THE ICEMAN SPEAKETH
Congratulations to Curry Kirkpatrick for his fine article on the San Antonio Spurs and George Gervin (Iceman Cometh and Scoreth, March 6). I would especially like to thank him for the examples of pro basketball jargon that he has been giving us lately. It might be fun to have Gervin and Bernard King (It's Whoooosh! Boom! Whoop! Time, Feb. 20) oppose each other in a debating contest.
Whereas the Iceman's gig is double-speak, otherwise Edwin Newman be comin' at 'em. With a club in each hand. Uh-huh.
George Gervin is a super basketball player, but his facts about the punching incident that ended his college career are all wrong. Being the recipient of that Gervin punch, I believe I am a qualified observer.
In your article, George says, "Whereas the cat bowled me, so I got up fast and he went down faster. Boom. TKO." The only accurate part of this statement is "Boom. TKO." The Roanoke College Maroons, of which I was a member, were beating the highly regarded Eastern Michigan Hurons with about seven minutes to go in the semifinals of the NCAA College Division tournament in Evansville, Ind. Gervin was having a super game (25 points), but he could not beat us by himself, and he became visibly frustrated.
I retrieved a rebound, Gervin came over my back and a foul was called on him. He punched me in the mouth, a flagrant foul was called and he was tossed out of the game. As I was walking upcourt to take my foul shots, Gervin came off the bench, eased his way through the players and hit me with an overhand right, a la Kermit Washington. I woke up five minutes later in the locker room with a black eye and swollen cheek.
Roanoke went on to win the national championship that year. I went on to have a fine college career at Roanoke and a short pro career. Gervin went on to make a mint in professional basketball.
JAY J. PICCOLA
IOWA GIRLS' GAME
Girls Win, Boys Lose (March 6) was one of the most delightful pieces I have read in a long time. I grew up in southern Indiana with "Hoosier Hysteria" in my blood, but it never occurred to me that, beyond turning a few cartwheels or waving pompons, girls had anything to do with basketball. It wasn't until my family and I were living in Iowa and our daughters were in grade school there that I learned that "Hawkeye Hysteria" is just as fervent as the Hoosier brand and that the six-on-six game is just as exciting as the five-on-five variety.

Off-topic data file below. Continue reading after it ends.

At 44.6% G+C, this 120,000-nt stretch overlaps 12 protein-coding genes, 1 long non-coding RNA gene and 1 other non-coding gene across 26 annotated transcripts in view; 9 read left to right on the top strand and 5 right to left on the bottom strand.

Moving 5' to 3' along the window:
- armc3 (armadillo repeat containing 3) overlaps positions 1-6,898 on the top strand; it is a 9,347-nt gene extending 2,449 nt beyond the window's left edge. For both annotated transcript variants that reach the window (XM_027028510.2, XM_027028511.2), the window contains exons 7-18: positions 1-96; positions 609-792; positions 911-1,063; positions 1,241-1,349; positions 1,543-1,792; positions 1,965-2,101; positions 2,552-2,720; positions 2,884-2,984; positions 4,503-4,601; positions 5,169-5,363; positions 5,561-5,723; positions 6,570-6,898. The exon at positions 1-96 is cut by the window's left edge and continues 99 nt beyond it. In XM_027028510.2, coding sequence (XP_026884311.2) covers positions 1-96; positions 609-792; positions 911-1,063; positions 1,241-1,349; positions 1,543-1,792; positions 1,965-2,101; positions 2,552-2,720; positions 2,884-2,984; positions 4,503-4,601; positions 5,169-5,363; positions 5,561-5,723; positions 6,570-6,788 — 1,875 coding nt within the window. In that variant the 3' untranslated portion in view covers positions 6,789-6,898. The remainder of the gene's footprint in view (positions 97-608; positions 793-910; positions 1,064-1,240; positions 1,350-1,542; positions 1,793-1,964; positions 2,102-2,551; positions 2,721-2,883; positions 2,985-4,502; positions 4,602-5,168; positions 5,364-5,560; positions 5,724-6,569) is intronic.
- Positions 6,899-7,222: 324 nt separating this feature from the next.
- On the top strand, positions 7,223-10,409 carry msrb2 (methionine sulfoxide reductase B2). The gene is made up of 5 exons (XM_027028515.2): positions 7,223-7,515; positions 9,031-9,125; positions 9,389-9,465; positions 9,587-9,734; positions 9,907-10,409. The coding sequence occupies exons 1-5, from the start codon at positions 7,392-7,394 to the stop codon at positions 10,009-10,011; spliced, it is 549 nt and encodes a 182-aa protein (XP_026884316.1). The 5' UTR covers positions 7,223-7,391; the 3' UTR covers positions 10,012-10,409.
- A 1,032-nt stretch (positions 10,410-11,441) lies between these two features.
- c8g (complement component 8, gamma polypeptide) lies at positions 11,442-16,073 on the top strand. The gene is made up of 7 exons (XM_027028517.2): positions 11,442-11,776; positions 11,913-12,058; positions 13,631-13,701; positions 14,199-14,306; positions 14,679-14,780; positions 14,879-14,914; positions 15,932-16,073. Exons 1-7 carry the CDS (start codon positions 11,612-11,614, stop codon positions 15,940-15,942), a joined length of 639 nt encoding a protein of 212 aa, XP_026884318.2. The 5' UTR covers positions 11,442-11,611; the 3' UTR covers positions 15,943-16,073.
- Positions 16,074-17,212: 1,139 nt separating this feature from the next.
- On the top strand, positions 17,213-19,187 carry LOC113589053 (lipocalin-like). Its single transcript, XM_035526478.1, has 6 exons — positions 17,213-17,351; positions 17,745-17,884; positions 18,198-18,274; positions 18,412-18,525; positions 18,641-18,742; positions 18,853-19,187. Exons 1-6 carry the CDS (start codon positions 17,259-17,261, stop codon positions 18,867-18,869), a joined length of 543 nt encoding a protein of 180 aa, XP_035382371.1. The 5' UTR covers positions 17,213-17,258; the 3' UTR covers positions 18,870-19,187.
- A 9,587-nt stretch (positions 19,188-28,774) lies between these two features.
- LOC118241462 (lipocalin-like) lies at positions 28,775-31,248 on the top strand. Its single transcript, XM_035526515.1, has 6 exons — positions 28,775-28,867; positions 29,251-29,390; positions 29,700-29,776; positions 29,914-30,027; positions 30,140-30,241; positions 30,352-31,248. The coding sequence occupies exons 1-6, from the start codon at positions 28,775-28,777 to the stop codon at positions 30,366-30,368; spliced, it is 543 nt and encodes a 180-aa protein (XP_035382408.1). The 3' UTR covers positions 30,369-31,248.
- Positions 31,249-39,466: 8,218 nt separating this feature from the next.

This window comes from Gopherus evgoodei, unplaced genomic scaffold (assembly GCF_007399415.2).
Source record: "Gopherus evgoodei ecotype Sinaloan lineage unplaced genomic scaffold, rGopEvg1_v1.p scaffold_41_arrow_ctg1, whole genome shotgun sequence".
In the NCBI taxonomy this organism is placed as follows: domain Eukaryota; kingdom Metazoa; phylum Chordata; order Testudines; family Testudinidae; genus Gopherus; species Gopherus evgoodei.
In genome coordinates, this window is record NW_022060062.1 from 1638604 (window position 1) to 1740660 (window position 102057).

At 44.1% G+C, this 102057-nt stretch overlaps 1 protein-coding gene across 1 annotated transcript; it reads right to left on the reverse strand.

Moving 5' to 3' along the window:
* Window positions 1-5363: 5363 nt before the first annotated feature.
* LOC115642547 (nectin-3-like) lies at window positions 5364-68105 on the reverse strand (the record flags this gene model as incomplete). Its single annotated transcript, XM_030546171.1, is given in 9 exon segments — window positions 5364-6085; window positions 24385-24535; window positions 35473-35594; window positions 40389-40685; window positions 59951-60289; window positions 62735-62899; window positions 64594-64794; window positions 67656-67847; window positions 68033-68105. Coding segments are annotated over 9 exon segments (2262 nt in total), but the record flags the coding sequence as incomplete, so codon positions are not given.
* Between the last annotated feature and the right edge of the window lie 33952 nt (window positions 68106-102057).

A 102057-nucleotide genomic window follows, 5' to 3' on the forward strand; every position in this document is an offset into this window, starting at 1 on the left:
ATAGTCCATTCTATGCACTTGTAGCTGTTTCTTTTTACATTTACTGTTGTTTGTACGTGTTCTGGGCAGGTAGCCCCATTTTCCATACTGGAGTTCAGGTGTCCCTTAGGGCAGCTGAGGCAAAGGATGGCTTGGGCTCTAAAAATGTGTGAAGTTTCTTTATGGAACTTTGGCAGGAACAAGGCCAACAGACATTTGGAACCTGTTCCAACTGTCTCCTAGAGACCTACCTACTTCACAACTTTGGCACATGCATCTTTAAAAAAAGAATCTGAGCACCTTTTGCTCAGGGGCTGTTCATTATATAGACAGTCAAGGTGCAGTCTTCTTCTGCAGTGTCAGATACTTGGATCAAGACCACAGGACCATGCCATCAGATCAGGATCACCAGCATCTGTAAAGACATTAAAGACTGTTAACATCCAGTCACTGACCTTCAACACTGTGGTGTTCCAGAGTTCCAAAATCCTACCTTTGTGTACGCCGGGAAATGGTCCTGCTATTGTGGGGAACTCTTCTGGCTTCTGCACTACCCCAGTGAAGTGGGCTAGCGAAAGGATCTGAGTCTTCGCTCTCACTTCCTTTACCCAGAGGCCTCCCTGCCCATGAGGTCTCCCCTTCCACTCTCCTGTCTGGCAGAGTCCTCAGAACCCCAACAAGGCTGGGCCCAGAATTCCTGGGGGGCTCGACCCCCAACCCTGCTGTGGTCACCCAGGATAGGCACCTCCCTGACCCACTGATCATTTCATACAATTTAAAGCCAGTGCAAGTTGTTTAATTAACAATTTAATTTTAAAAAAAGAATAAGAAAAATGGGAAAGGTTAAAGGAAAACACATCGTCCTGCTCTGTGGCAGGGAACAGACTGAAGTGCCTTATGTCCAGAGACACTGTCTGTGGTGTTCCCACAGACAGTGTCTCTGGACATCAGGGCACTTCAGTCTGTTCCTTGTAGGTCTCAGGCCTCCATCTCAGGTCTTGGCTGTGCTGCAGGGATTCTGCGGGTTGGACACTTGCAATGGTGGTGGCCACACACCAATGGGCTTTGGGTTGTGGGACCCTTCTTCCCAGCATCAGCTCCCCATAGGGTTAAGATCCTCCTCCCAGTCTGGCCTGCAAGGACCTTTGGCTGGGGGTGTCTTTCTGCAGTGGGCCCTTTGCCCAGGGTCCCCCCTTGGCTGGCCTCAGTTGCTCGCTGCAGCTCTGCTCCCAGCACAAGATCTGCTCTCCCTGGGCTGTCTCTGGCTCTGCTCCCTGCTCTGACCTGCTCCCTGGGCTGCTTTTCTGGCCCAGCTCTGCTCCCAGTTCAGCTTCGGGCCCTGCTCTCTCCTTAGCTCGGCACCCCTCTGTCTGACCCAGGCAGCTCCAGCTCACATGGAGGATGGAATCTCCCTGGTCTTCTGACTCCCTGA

Now we're living in Illinois with a ninth-grade daughter who's playing the five-on-five game in a small grade school gym across town from the big high school gym where the boys play before a "crowd" of 30 parents. I'm the biggest "feminist" in this town of 7,000, perhaps because my athlete daughter gets the leftovers. But I wonder if the feminist movement doesn't make a mistake by always assuming that equality means taking over whatever males do. Five-on-five girls' basketball will always get the leavings; the boys have a lock on it. But no boys will ever match those Hawk-eye girls in the peculiar beauty and excitement of the six-on-six game.
(THE REV. DR.) JOHN R. MCFARLAND
Author Douglas Bauer almost had it right. Except that the town was Montezuma, Iowa, the year was 1954, the girl's name was Barbara and I couldn't make the boys' team.
Thanks for the beautifully done article on Prairie City, Iowa by Douglas Bauer. He missed the boys' heyday in Prairie City, however. As a former Prairie City High School coach—football, boys' and girls' (1946-47 only) basketball and baseball—allow me to point out that in 1946-47 Prairie City girls and boys won every high school contest at home (29 of them) in football, in boys' and girls' basketball and in baseball. The boys' football and basketball teams were state rated in 1946-49 and the football team was ranked the No. 1 six-man squad in Iowa in 1948.
In those days both the girls and the boys won, and they are now a wonderful group of adults.
KENT H. KING